This slim, packed volume is the first of five collections of Robert Louis Stevenson’s essays that will appear in the authoritative, modern 39-volume New Edinburgh Edition planned for the author’s collected works. Abrahamson (known as RLA to his Amherst friends) has produced a wide-ranging and deeply knowledgeable edition that has the charm and perspicuity of Stevenson (RLS) himself.
At Amherst RLA was well-known to students and faculty because, apparently fulfilling his father’s wishes for his infant son, he adopted the style of dress and manner of speaking of his namesake, RLS. That did not seem unusual to us—it was the late 1960s, after all. A junior year abroad in Edinburgh confirmed his Scottish persona. RLA went on to an English Ph.D. at Rutgers and a successful career teaching a wide range of literature to U.S. military men and women serving in England, through the University of Maryland overseas program.
The book opens with a general introduction to Stevenson’s essays—a collaborative work by the series’ four editors—and then offers an extensive introduction to Virginibus Puerisque itself, followed by copious explanatory notes.
This edition has the charm and perspicuity of Stevenson himself.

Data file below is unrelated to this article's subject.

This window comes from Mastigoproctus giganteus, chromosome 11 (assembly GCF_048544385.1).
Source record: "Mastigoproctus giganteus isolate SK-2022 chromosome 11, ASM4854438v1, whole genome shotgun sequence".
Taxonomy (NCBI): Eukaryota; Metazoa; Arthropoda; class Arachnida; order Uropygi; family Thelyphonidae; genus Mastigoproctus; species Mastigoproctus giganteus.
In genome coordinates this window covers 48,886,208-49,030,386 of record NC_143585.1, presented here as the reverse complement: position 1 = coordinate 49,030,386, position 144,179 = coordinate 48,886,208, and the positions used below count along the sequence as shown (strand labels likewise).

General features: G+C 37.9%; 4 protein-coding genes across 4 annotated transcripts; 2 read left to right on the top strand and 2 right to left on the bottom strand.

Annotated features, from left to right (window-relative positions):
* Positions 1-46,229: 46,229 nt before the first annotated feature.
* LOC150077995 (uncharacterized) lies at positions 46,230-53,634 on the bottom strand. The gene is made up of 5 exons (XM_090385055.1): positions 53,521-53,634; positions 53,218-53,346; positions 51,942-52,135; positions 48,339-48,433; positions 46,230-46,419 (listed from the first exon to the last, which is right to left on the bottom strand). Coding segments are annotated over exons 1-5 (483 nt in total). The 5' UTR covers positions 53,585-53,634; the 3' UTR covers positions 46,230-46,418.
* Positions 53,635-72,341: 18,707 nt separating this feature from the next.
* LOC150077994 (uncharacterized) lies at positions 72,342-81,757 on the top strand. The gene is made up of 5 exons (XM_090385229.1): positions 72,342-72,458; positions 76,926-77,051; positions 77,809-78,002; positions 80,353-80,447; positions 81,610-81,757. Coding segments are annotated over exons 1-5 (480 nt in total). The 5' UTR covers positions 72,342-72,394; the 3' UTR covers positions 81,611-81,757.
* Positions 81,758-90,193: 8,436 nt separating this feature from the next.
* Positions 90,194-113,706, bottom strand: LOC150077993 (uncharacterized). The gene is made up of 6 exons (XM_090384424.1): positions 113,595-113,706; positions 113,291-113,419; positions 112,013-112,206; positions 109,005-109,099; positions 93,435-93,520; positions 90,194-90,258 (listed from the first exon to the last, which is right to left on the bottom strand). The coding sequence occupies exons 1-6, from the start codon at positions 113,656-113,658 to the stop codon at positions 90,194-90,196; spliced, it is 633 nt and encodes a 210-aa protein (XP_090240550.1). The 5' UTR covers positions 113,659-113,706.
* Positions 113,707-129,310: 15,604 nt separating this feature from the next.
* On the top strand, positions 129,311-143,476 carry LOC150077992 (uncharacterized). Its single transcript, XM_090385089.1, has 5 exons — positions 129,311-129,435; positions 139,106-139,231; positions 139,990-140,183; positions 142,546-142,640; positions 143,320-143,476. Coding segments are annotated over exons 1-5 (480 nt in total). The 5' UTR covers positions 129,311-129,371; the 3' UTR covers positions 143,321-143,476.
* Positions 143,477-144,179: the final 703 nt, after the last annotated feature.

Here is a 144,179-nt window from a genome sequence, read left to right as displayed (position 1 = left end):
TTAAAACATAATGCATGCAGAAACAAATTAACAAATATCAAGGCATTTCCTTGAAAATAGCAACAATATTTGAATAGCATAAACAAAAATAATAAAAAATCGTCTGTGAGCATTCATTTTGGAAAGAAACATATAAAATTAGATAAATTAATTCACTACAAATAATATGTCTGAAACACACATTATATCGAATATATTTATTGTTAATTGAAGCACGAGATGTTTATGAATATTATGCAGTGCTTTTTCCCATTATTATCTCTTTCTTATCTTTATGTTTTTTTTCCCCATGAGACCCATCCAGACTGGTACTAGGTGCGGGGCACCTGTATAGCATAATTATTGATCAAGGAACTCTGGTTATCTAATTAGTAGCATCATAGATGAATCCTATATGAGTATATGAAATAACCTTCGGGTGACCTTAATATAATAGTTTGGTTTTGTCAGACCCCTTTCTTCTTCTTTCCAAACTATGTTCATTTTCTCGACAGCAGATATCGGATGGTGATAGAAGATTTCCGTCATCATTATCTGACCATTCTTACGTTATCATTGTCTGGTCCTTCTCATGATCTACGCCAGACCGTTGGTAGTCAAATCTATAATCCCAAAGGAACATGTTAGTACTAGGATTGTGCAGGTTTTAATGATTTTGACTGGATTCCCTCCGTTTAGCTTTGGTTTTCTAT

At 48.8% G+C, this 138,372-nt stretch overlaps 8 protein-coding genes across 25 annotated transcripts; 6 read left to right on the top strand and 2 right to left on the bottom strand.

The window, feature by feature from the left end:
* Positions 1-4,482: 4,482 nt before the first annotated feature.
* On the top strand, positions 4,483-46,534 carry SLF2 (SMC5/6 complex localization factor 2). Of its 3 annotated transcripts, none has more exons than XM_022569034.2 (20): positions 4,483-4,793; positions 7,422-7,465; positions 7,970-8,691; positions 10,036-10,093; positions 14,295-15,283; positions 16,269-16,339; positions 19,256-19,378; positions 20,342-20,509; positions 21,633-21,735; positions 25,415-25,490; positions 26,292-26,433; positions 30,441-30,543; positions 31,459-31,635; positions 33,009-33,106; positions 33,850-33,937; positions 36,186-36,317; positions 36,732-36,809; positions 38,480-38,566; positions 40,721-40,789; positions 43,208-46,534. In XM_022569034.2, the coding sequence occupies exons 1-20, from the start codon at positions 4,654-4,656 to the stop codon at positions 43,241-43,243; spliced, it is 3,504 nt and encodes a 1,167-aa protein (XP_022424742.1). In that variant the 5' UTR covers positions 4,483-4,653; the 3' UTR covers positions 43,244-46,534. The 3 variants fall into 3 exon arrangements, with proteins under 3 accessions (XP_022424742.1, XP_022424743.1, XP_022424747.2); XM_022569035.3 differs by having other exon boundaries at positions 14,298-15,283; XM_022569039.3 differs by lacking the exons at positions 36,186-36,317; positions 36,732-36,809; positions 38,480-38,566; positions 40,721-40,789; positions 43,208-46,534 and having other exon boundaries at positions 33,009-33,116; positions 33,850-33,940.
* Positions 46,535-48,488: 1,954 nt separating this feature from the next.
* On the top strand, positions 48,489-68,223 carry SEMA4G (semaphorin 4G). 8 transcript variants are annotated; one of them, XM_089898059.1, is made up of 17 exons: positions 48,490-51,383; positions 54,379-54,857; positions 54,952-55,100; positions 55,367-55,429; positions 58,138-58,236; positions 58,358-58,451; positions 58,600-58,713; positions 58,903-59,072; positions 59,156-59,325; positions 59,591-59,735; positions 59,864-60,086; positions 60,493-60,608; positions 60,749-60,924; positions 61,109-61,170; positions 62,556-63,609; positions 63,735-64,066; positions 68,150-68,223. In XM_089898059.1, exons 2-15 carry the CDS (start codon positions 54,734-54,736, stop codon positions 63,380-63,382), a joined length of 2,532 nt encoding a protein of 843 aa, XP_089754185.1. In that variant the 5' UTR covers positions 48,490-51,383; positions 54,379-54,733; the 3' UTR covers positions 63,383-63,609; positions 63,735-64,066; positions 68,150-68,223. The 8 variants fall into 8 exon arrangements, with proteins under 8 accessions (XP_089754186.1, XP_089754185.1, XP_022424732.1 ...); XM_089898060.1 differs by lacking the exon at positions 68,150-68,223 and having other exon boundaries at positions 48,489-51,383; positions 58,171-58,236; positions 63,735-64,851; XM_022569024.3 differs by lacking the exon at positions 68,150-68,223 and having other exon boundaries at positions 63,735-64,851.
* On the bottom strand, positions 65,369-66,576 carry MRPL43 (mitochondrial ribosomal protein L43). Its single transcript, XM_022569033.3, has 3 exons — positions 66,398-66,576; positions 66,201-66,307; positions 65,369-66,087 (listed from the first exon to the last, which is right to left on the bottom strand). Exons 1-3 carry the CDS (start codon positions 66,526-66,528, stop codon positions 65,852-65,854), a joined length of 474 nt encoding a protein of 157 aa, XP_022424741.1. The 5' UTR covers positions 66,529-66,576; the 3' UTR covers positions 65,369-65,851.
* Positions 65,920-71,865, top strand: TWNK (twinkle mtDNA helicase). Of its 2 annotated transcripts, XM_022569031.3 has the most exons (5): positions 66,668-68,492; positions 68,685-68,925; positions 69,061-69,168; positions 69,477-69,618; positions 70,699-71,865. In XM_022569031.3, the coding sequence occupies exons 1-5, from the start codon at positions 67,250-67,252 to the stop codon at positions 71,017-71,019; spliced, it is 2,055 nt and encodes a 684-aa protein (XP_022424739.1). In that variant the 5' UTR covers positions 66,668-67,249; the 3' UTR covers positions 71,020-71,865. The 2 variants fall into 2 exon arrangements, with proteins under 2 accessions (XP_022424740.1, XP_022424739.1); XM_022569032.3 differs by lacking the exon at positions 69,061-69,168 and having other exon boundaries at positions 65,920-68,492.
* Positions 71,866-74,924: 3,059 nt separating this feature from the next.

Originally published in 1881, Virginibus Puerisque has a secure place in the history of the English familiar essay, being much admired and often reprinted. RLS took its title from Horace’s Odes III.1, in which the poet says he will sing a song “of [or for] maidens and youths.” The first four essays in Virginibus Puerisque discuss the merits and pitfalls of marriage from the viewpoint of a young man (maidens appear mainly in the title). Most of the essays were written during RLS’s mid- to late 20s, though the voice we hear sounds older and wiser. He’d proposed to his publisher a series of disparate essays on “aesthetic contentment and a hint to the careless to look around them for disregarded pleasure” to be taken in enjoying the things of this world. So among the “Other Papers” we find such topics as “Child’s Play,” “An Apology for Idlers” and “Walking Tours.” (The last should only be attempted alone, without a companion.)
RLS’s style is undogmatic, playful, both charming and intellectually penetrating. Chip Tucker ’71, now an eminent Victorian scholar, recalls that, upon first coming upon the book—courtesy of RLA—he was blown away by “the urbane energy that drives the essays unpredictably forward and sideways.” Beyond the sheer fun of following RLS’s shifts of subject and perspective, the reader soon sees a coherent and admirable attitude toward life: the ready acceptance of paradoxes, and a willingness to see both sides of a question without deciding between them.
The introduction and the discussion of “Stevenson as Essayist” (an article in its own right), along with RLA’s copious notes, make it easy to understand and enjoy reading Stevenson in his historical and literary contexts. The whole book is meticulously edited and sets a high standard for further volumes in the series, which will include, in 2020, Essays II: Familiar Studies of Men and Books, edited by Abrahamson and Richard Dury.
Chickering is Amherst’s G. Armour Craig Professor of Language and Literature, Emeritus.